Last semester, I created the first functional prototype of M’rack, a universal bicycle side rack. M’Rack is a mounting system that will allow people to mount their existing bags onto their bicycle without making any alterations to the bag. This is a sustainable alternative to panniers.
Although I produced the prototype, I never did a research report for the product. Below is my initial market research. Pictures and processes will be posted in the next blog entry.
There are a large selection of panniers already available on the market. To research the existing products in the market, I visited the Vancouver MEC store. They carried many panniers, cycling racks and accessories. The product reps there were also very knowledgeable and assisted me in finding the items. I have also researched online on DIY sites such as http://www.instructables.com to see what others have done to solve the same problems I have experienced. From my research, I have concluded that there are 2 options for those who wish to mount bags on their rear bike rack.
Option #1: Buy a pannier
Panniers come in various styles, colours, and materials. Panniers are priced $70-300 CAD each depending on the features and brand name, but the mounting mechanism is generally the same – 2 hooks and a strap.
Pros: water resistant materials, ready to use
Cons: fairly expensive, no padding for electronics, flimsy, hooks make it uncomfortable to carry
Option #2: Make alterations to an existing bag
Pannier J-hooks and fasteners can be purchased online or local bike shops such as MEC. There are many DIY guides online where people use other components such as metal brackets.
Pros: cheaper, you can use your own bags
Cons: requires drills (and sometimes sewing) to install, hooks make it uncomfortable to carry
Below is a video where the man creates his own panniers with plastic containers with brackets installed as hooks. The design is hard to remove when full and cannot be carried easily when taken off. A quick search online of “DIY pannier” will result in more results like this:
A study found that cycling demographics are changing rapidly. A 2008 Montreal study was conducted prior to the growth of bike paths, of which 65 percent of the users were men and 35 percent women. But in 2013, the study included 60 percent men and 40 percent women. The age of cyclists is also is dropping. The average age of the 2013 cyclists was 37.3 years old, compared with 42 years old in a 2008 study.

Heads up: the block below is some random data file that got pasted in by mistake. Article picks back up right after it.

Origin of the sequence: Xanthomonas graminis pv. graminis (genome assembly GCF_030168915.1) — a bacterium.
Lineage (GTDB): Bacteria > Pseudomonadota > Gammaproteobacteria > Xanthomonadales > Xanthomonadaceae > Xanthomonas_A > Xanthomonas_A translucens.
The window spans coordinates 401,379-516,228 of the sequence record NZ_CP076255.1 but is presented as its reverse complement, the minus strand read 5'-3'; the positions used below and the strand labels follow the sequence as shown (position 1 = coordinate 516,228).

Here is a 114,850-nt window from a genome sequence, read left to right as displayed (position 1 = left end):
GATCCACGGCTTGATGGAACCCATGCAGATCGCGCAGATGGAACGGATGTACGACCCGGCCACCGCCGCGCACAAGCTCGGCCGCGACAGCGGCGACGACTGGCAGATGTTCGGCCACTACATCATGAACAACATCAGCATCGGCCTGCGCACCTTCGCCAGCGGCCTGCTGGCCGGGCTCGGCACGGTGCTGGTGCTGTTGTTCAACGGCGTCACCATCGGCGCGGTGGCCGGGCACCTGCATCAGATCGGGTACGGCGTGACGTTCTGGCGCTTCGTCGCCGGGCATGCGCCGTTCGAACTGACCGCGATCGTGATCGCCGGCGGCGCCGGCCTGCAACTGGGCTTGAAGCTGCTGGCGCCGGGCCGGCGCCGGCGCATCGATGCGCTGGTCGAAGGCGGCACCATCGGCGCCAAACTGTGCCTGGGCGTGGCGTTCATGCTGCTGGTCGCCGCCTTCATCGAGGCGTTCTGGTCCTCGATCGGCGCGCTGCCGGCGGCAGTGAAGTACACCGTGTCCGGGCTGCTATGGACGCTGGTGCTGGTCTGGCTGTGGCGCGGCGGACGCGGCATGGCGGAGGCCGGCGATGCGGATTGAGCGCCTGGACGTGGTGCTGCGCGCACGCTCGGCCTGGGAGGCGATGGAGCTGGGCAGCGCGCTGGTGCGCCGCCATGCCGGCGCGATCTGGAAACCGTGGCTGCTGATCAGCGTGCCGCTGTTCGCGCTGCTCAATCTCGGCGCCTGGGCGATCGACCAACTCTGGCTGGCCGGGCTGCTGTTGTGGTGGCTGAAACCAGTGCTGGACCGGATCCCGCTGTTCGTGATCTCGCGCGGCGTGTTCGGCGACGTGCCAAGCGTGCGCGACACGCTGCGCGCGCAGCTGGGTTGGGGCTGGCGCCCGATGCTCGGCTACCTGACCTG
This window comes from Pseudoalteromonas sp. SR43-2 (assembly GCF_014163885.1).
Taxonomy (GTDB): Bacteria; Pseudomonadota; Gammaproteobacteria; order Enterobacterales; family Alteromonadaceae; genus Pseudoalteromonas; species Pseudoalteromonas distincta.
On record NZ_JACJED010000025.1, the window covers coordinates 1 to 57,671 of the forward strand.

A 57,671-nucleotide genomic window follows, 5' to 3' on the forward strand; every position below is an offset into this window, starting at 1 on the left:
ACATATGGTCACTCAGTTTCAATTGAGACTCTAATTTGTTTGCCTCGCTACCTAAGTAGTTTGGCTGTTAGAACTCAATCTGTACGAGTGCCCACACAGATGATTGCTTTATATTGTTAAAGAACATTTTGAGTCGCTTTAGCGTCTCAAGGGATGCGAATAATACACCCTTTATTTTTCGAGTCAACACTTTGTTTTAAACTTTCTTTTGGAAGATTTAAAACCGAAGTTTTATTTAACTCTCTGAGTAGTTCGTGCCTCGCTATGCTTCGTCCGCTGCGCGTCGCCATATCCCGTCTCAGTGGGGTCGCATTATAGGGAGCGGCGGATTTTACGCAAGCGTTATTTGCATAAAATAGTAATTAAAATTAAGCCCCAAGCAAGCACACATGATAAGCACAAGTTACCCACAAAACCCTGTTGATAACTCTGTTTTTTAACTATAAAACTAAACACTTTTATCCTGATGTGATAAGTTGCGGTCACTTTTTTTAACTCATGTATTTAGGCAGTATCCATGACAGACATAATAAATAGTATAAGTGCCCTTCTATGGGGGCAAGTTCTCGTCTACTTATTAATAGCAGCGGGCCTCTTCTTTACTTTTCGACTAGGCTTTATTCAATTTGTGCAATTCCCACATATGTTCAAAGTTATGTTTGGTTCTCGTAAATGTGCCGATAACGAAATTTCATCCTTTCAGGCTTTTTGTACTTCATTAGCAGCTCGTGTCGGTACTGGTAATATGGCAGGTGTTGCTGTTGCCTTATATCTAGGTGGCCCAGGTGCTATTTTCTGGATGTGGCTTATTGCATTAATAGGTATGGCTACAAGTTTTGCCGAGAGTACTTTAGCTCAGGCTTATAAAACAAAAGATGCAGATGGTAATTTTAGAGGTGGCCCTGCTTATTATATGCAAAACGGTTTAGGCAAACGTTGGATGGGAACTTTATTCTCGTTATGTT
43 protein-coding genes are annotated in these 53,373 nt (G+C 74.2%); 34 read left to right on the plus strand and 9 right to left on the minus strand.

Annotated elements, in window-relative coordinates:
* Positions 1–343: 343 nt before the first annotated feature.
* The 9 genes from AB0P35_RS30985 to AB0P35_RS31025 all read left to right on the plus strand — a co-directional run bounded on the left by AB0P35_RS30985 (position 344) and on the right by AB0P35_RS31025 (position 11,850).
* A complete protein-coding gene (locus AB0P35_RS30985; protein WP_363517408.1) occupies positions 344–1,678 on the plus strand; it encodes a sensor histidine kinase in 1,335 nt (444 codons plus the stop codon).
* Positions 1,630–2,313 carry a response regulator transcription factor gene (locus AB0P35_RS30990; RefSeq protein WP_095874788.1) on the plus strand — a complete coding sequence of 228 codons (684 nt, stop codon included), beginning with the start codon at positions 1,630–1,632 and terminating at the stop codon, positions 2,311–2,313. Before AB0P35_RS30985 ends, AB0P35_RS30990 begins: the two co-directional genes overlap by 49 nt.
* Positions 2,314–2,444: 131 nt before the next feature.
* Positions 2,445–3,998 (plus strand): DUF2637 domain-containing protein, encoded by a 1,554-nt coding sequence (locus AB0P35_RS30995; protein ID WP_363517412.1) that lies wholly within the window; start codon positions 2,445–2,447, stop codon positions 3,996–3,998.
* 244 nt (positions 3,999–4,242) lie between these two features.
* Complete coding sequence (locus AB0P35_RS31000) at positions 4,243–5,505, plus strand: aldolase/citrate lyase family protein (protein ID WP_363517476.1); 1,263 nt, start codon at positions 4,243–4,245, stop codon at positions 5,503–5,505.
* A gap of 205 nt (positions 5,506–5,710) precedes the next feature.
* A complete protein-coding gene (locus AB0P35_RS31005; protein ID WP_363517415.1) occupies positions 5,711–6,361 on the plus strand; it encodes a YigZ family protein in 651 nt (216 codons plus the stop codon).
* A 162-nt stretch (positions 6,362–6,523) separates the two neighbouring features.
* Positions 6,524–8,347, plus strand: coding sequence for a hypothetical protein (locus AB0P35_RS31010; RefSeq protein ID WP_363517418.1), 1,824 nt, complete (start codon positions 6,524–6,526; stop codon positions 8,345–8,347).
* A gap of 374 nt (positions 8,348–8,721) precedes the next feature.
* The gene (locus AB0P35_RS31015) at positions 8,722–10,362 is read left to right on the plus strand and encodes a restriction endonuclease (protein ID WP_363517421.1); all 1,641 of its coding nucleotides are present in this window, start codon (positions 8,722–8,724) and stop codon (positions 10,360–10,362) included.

I have classified city cyclists into 4 categories:
• Competitive (competes in races and competitions, wears professional cycling apparel)
• Dedicated (cycles as the primary method of transportation to school/work)
• Leisure (cycles as a hobby when the weather is nice, often with friends and family)
• Fashionista (cycles to local places only, typically with a cruiser bike and non-cycling apparel)
The target segments I wish to focus on are the dedicated cyclists. They invest into cycling gear because it is their primary method of transportation and they depend on it to get to school or work on time each day. These are people who have actively chosen a lifestyle of cycling, not solely because of financial reasons. They are most likely to research products prior to purchase and make purchases based on long-term benefits.
General beliefs/values of dedicated cyclists:
• environmentally conscious
• willing to pay more for sustainable and local produce and products
• values their own health and well being
In order to attract this product segment, I need to create a product that is sustainable, long lasting, but also allows for user flexibility and comfort. My concept for a mounting device that allows users to mount their own bags would be a very good solution to propose to this segment. There can potentially be early adopters within the leisure cyclists demographic who are looking to become dedicated cyclists.
With my concept, cyclists would no longer need to go out and buy brand new panniers, which is a more environmentally-friendly option and a better long-term financial investment. Furthermore, there is no need for the trouble of transforming their existing bag into panniers with hooks and straps. Most existing bags don’t have the proper backing to be made into a pannier because the fabric tends to rip from the weight.